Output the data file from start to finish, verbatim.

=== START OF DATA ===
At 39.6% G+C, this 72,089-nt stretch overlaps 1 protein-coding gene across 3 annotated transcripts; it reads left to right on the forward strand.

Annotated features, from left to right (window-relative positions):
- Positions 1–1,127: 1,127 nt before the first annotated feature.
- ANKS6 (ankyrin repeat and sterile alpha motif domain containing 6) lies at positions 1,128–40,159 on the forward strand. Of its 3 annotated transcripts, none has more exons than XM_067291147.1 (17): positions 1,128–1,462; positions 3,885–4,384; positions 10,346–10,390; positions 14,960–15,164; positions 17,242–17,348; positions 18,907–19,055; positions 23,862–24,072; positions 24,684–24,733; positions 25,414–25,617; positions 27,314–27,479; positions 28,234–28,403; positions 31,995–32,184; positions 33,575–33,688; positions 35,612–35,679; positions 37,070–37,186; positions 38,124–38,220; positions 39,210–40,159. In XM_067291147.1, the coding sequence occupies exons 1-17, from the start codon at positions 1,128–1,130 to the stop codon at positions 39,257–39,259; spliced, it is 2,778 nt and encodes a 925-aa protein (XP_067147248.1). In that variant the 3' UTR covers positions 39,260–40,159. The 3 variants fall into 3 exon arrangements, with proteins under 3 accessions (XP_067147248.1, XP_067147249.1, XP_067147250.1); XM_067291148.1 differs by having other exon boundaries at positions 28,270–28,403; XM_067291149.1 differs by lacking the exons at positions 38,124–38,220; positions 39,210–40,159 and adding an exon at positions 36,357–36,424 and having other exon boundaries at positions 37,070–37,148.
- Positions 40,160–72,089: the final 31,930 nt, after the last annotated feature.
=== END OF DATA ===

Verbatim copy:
At 39.6% G+C, this 72,089-nt stretch overlaps 1 protein-coding gene across 3 annotated transcripts; it reads left to right on the forward strand.

Annotated features, from left to right (window-relative positions):
- Positions 1–1,127: 1,127 nt before the first annotated feature.
- ANKS6 (ankyrin repeat and sterile alpha motif domain containing 6) lies at positions 1,128–40,159 on the forward strand. Of its 3 annotated transcripts, none has more exons than XM_067291147.1 (17): positions 1,128–1,462; positions 3,885–4,384; positions 10,346–10,390; positions 14,960–15,164; positions 17,242–17,348; positions 18,907–19,055; positions 23,862–24,072; positions 24,684–24,733; positions 25,414–25,617; positions 27,314–27,479; positions 28,234–28,403; positions 31,995–32,184; positions 33,575–33,688; positions 35,612–35,679; positions 37,070–37,186; positions 38,124–38,220; positions 39,210–40,159. In XM_067291147.1, the coding sequence occupies exons 1-17, from the start codon at positions 1,128–1,130 to the stop codon at positions 39,257–39,259; spliced, it is 2,778 nt and encodes a 925-aa protein (XP_067147248.1). In that variant the 3' UTR covers positions 39,260–40,159. The 3 variants fall into 3 exon arrangements, with proteins under 3 accessions (XP_067147248.1, XP_067147249.1, XP_067147250.1); XM_067291148.1 differs by having other exon boundaries at positions 28,270–28,403; XM_067291149.1 differs by lacking the exons at positions 38,124–38,220; positions 39,210–40,159 and adding an exon at positions 36,357–36,424 and having other exon boundaries at positions 37,070–37,148.
- Positions 40,160–72,089: the final 31,930 nt, after the last annotated feature.